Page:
9. The method of claim 8 wherein said step of mounting the first and second planar temperature sensors (39, 58) in a mass flow passageway comprises the step of mounting the first and second planar temperature sensors (39, 58) at an angle of preferably about 6 to 35 degrees to the mass flow direction, more preferably at an angle of about 10 to 20 degrees to the mass flow direction and most preferably at an angle of about 15 degrees to the mass flow direction.
10. A thermal mass flow sensor (10) comprising: a housing (16) comprising a first support region and a second support region; a first substrate (34) at the first support region and a second substrate (54) at the second support region; a first planar temperature sensor (39) formed on said first substrate (34); a second planar temperature sensor (58) formed on said second substrate (54); a heating element (40) arranged to heat said first temperature sensor (39); and a controller (46) operably connected to said first temperature sensor (39), said second temperature sensor (58) and said heating element (40), said controller (46) controlling a power level to said heating element (40) to maintaining a temperature difference between said first temperature sensor (39) and said second temperature sensor (58).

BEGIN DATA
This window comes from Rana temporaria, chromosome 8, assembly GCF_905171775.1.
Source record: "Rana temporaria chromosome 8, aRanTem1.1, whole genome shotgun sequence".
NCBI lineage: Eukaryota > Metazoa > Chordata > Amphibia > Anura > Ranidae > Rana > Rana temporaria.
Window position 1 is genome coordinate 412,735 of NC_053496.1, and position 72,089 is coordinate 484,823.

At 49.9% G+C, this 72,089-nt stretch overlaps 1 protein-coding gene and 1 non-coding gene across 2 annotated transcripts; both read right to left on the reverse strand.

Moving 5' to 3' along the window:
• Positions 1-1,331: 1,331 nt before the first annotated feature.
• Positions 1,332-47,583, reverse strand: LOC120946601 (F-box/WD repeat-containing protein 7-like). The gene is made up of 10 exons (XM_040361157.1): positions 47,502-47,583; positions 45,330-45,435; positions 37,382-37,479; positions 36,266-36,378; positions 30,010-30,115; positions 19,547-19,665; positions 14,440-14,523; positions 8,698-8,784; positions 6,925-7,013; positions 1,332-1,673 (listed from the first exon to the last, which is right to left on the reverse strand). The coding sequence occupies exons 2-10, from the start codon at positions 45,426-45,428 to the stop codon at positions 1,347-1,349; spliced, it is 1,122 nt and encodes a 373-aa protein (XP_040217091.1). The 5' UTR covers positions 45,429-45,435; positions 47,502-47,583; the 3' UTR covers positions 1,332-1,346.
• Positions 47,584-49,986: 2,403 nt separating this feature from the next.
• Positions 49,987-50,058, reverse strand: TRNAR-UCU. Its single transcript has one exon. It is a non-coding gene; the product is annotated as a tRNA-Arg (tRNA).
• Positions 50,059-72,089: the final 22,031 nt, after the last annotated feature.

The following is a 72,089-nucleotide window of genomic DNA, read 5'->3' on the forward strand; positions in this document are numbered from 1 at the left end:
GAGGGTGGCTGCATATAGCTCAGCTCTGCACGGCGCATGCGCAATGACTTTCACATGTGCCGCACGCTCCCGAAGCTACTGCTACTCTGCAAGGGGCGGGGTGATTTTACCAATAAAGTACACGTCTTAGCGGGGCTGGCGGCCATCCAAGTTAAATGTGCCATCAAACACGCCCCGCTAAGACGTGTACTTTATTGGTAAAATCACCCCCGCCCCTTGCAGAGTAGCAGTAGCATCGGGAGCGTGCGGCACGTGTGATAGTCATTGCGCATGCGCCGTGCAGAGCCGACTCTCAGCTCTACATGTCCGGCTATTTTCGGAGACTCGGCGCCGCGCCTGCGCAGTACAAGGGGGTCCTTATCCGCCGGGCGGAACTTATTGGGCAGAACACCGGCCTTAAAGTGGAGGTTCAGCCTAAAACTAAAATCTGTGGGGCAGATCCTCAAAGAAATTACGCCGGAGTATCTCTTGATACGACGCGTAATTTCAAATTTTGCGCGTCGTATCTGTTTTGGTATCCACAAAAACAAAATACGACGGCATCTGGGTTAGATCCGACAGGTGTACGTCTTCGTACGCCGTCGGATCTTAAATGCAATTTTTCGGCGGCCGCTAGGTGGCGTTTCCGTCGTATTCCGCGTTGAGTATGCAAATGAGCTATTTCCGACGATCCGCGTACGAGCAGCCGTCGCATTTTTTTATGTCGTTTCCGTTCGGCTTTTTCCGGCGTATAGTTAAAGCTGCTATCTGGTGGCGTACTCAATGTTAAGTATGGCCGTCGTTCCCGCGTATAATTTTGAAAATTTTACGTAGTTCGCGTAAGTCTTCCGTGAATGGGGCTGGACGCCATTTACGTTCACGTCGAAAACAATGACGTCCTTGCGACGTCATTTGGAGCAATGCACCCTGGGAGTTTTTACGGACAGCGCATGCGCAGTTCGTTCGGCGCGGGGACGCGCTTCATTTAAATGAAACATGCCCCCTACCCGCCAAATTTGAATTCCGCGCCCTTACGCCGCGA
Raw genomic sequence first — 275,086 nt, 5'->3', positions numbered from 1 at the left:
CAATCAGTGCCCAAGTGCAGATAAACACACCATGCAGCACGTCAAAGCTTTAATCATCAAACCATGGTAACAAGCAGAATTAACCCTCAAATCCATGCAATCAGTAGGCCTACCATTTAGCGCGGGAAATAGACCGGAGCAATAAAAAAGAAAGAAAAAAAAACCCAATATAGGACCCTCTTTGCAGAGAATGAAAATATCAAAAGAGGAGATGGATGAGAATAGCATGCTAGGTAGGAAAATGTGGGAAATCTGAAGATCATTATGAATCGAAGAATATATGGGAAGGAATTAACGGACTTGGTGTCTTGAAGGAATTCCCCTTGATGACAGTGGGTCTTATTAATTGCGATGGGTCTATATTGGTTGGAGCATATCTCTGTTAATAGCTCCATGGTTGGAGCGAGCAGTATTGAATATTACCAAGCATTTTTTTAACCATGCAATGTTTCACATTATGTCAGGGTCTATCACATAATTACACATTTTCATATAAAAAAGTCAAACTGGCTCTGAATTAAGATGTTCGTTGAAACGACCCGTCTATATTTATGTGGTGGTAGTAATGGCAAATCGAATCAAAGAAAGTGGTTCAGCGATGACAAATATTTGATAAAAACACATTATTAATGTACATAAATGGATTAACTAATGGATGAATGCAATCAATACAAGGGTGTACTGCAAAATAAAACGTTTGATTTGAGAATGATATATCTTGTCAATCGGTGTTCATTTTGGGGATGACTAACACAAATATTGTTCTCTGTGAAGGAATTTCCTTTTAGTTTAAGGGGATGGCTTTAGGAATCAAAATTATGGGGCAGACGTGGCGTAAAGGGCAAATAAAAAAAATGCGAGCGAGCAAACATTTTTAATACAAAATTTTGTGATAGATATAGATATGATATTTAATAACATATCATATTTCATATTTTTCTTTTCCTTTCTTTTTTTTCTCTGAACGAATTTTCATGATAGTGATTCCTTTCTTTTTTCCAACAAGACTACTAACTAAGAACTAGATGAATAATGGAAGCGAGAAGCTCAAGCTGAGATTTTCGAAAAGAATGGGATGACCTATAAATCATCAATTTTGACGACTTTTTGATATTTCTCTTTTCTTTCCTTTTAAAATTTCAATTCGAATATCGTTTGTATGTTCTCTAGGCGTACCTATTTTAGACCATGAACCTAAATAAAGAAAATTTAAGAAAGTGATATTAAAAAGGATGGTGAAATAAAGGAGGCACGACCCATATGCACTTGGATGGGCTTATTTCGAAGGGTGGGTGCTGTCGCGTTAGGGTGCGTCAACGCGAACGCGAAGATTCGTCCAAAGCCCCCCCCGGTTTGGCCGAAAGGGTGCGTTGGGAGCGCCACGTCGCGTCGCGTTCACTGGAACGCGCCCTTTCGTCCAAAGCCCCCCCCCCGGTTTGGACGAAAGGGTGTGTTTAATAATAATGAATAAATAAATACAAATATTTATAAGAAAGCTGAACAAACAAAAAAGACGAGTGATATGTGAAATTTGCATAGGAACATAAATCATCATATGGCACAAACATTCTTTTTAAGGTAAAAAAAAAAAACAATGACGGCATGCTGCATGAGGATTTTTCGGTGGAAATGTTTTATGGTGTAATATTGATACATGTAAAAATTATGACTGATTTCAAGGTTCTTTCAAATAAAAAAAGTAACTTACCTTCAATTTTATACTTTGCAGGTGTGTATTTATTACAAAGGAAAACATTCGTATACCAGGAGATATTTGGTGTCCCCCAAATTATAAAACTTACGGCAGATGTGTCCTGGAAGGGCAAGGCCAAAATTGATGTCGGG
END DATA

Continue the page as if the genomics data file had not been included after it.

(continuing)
PCT/US2005/032241 2004-09-08 2005-09-08 Thermal mass flow sensor WO2006029356A3 (en)

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US10936122 US7107835B2 (en) 2004-09-08 2004-09-08 Thermal mass flow sensor
US10/936,122 2004-09-08

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US20060048568A1 (en) 2006-03-09 application